All Stories, General Fiction, Short Fiction

The Long Way Home by Jason A. Feingold

Robert got up as he did every school day morning to his six-fifty alarm. Liz, his wife, was still asleep. She didn’t get up until seven. He woke his son Jonathan to begin the process of supervising him for getting ready for school. As the boy reluctantly dressed, Robert went to the kitchen and took his blood sugar. It was high, so he cursed under his breath and thought about all the bad things he’d eaten the night before.

He got a glass of water and swallowed the morning handful of pills that held him together both physically and psychologically. He wondered, as he did every morning, what would happen if he simply stopped taking them. The urge to do it had been getting stronger and stronger lately, but he resisted it. He was not a well man. An experiment like that could kill him or get him committed, or both, and he knew it. It didn’t stop him from thinking about it, though. At least it would be a change.

As his son got his own breakfast together, Robert backed into a corner of the kitchen to get out of the way. Once the boy had gathered his food and gone to the living room to eat in front of the television, Robert made a cup of coffee with the Keurig and turned the television in the kitchen to CNN. As he sat at the table watching the news, he heard the hot water valve squeak, indicating that his wife was taking her morning shower. He knew to make sure that Jonathan didn’t run the water or flush the toilet in the other bathroom while this was going on, or the change in the temperature of the shower would get Liz angry all out of proportion to the level of the offense. Today, he was lucky. Liz finished her shower before the boy went to the bathroom to perform his own morning toilet, and Robert didn’t have to run interference.

Robert thought about going into the bedroom to say good morning to his wife while Jonathan got dressed, but he didn’t. He could hear her talking in sweet tones to the dog who had nosed his way into the bedroom. The dog liked her better than him, even though he was the one who took care of him and took him for walks every day.

When Jonathan was ready, Robert left the house at seven-forty-five with the boy in tow. Right after buckling his seat belt, Jonathan jammed headphones into his ears with the music so loud that Robert could hear it. There was some traffic that morning, so Jonathan didn’t get dropped off until eight-ten – almost, but not quite late. The boy got out of the car and slammed the door shut too hard as he always did.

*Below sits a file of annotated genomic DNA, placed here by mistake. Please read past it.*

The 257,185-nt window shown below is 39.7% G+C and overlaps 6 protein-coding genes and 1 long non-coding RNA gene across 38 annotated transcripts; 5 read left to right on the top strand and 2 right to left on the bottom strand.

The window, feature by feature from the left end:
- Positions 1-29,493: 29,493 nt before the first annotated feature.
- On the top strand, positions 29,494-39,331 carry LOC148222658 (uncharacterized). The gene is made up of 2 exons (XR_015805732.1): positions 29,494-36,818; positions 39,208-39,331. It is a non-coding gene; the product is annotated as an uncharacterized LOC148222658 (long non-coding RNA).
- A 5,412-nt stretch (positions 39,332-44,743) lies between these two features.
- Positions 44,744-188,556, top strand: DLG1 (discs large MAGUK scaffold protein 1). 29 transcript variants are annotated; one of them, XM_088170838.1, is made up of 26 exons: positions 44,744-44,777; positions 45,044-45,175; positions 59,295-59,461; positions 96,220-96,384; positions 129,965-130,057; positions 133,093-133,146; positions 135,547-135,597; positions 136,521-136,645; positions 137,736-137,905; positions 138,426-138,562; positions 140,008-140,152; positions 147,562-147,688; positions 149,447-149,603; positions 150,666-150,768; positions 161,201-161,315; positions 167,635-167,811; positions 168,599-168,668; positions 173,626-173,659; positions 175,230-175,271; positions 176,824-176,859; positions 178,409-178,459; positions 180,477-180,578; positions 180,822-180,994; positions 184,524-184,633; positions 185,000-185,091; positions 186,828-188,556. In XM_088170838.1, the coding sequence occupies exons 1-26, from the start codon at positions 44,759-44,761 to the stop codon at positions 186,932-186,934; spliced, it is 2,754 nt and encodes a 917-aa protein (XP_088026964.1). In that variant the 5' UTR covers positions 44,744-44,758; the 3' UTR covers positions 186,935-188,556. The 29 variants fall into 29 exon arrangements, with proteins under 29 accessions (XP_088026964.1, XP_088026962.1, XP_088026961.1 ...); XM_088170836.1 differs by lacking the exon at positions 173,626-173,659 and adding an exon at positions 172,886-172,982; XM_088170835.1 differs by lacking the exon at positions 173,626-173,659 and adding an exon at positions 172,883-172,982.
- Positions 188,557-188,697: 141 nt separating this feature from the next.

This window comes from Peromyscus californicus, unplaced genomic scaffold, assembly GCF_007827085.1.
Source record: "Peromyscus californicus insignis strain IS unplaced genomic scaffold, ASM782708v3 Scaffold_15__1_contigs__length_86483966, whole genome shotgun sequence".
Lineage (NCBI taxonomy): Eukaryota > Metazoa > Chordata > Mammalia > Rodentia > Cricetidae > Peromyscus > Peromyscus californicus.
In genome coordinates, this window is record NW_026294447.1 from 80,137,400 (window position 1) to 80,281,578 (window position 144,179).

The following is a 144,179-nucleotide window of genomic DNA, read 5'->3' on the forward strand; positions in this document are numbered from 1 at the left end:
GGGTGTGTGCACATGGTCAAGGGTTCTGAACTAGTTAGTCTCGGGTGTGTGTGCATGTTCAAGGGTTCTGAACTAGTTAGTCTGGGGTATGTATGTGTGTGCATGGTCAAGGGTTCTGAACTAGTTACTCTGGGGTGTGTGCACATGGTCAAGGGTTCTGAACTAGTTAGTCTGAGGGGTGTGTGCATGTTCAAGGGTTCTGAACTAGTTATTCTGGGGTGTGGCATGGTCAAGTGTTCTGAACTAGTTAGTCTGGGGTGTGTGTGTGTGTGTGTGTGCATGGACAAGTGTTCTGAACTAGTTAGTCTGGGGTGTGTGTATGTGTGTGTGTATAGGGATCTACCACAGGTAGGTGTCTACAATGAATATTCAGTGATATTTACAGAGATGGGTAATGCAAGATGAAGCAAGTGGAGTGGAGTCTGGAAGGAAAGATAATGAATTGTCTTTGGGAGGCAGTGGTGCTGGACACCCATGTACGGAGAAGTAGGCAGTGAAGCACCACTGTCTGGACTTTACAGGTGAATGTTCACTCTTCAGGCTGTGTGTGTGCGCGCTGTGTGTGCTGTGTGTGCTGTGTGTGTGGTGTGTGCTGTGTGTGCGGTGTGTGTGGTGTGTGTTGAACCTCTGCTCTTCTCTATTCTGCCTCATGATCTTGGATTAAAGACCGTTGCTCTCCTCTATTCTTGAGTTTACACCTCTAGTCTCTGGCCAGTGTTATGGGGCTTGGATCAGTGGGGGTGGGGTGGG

When Robert got home, Liz had already left for work. He put on his walking clothes, the dog anxiously following his every move. After he finished changing, he strapped the dog into a no-pull harness and took him for a two-mile walk around the development. He brought two bags for feces with him even though he only really needed one. He was terrified that a neighbor would catch him not immediately cleaning dogshit off their lawn should the dog decide to drop a second load.”

After the walk, the dog collapsed into a long nap. Robert ate a carb-free avocado for breakfast while checking his email, browsing through Facebook and drinking a diet soda. After he cooled down, he took the laptop to his bed, set the browser to incognito mode, and masturbated to Internet porn. As a general rule, Liz had never approved of such behavior in the past, but if she was checking up on him, he’d either covered his tracks effectively, or she didn’t care anymore. It was probably the latter.

Liz and Robert hadn’t had sex in well over four years. Liz had taken to putting at least one pillow between them in the king-sized bed when they went to sleep at night. It was the keystone of a fortress that could not be breached, and Robert had long since given up the siege.

Three hours into his morning, Robert had not uttered a single word.

Next came the housework. Robert did the bare minimum he could get away with – laundry, dishes, floors, or bathrooms – it all depended on the chore that presented the most immediate and obvious need. When he first went out on disability, Robert had been very conscientious about making sure that everything was done, afraid Liz would come to question the necessity of his existence and therefore her need to support him. She had never said a word one way or the other, so he’d slackened up quite a bit, even though he was always waiting for the other shoe to drop.

By noon, Robert had done all the housework he intended to do.

The mail truck usually came around that time. Robert knew the sound the truck’s engine made as it went from house to house. He put on shoes and checked the mail, anxious that it might contain bad news about his disability payments or any number of a thousand things that could go wrong with his life. It was axiomatic for him that nothing good ever came in the mail. The day’s mail consisted of junk and a bill, all of which were addressed to Liz, as usual. In the world of finance and commerce, Robert had ceased to exist. He left the letters in a neat pile on the kitchen counter for his wife to look at when she got home.